Ten years after the Great East Japan Earthquake, tsunami, and triple reactor meltdown at the Fukushima No. 1 power plant, renewable energy in Japan is no longer on the margins of official debate. Instead, it has become an integral part of government policy, corporate strategy and public interest in realizing economic, as well as environmental, goals. Though difficult cost and technology challenges remain, raising concerns about pricier electricity bills and stability of supply, renewable energy sources — particularly solar, wind, geothermal energy, hydro, and biomass — are expected to play major roles in Japan’s effort to become carbon neutral by 2050. In 2010, the year before the March 11, 2011, disaster, renewable sources accounted for only 9.5% of the nation’s electricity mix. In fiscal 2019, renewables had expanded to provide 18% of Japan’s generated electricity. Under the government’s current long-term energy strategy, renewables are due to account for between 22% and 24% of the nation’s power supply by 2030.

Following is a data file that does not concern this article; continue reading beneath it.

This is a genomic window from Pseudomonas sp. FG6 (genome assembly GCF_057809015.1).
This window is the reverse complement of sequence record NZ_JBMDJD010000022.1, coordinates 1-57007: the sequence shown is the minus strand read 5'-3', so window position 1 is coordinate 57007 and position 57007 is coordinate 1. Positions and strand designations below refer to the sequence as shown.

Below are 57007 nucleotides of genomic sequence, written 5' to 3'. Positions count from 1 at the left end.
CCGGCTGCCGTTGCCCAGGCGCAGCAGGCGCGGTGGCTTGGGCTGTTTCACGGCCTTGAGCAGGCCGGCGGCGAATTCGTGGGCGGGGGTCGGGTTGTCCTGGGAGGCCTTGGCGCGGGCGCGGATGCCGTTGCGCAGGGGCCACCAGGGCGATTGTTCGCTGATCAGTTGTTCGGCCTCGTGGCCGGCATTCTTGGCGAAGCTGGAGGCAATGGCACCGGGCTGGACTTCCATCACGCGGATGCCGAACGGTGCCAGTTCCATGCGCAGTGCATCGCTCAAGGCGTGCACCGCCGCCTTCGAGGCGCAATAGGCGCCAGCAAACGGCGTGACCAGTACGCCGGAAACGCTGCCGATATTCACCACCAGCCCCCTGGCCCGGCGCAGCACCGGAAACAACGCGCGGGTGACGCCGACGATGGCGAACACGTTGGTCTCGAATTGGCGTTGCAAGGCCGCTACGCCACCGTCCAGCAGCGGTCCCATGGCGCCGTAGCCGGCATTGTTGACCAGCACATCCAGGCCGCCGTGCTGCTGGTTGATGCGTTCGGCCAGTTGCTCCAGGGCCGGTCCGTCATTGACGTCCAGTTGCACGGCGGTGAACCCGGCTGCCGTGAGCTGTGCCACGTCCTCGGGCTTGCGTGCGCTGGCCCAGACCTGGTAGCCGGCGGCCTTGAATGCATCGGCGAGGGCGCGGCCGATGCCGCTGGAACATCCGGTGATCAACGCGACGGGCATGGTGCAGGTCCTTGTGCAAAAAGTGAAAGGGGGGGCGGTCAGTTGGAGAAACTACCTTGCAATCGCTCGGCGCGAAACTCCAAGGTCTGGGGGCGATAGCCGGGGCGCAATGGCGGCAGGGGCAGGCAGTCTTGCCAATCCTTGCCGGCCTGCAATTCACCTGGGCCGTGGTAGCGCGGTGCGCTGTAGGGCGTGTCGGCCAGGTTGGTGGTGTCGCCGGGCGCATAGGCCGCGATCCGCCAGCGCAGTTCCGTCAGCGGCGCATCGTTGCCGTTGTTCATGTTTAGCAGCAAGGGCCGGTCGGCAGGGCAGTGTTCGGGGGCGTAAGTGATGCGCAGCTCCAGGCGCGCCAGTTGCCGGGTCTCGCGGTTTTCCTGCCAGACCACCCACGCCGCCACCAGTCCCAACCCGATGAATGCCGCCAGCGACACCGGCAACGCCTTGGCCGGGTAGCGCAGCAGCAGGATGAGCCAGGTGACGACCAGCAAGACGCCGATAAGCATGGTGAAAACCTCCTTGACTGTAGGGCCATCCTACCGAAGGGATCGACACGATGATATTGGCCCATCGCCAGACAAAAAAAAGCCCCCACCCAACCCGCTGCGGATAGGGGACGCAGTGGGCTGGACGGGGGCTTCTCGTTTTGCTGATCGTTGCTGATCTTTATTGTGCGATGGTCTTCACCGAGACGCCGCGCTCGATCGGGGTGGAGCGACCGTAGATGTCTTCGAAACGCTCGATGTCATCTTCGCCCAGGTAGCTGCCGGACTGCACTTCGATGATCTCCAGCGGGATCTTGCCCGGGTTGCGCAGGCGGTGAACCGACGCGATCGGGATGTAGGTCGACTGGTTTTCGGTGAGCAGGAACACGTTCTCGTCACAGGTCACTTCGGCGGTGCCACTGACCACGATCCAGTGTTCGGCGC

Japan Times 7th March 2021 read more »
Ten years after the world watched the explosions at the Fukushima Daiichi Nuclear Power Plant, Japan’s pro-nuclear advocates have lost policy implementation power. As part of the three-yearly energy policy review, Prime Minister Yoshihide Suga’s government needs to decide on the electricity mix for 2030 this year — including the future of nuclear power. But given the need to maintain safety standards and public opposition to building new reactors, Japan’s nuclear target is realistically constrained to no more than an 8–10 per cent share of projected power needs.
East Asia Forum 6th March 2021 read more »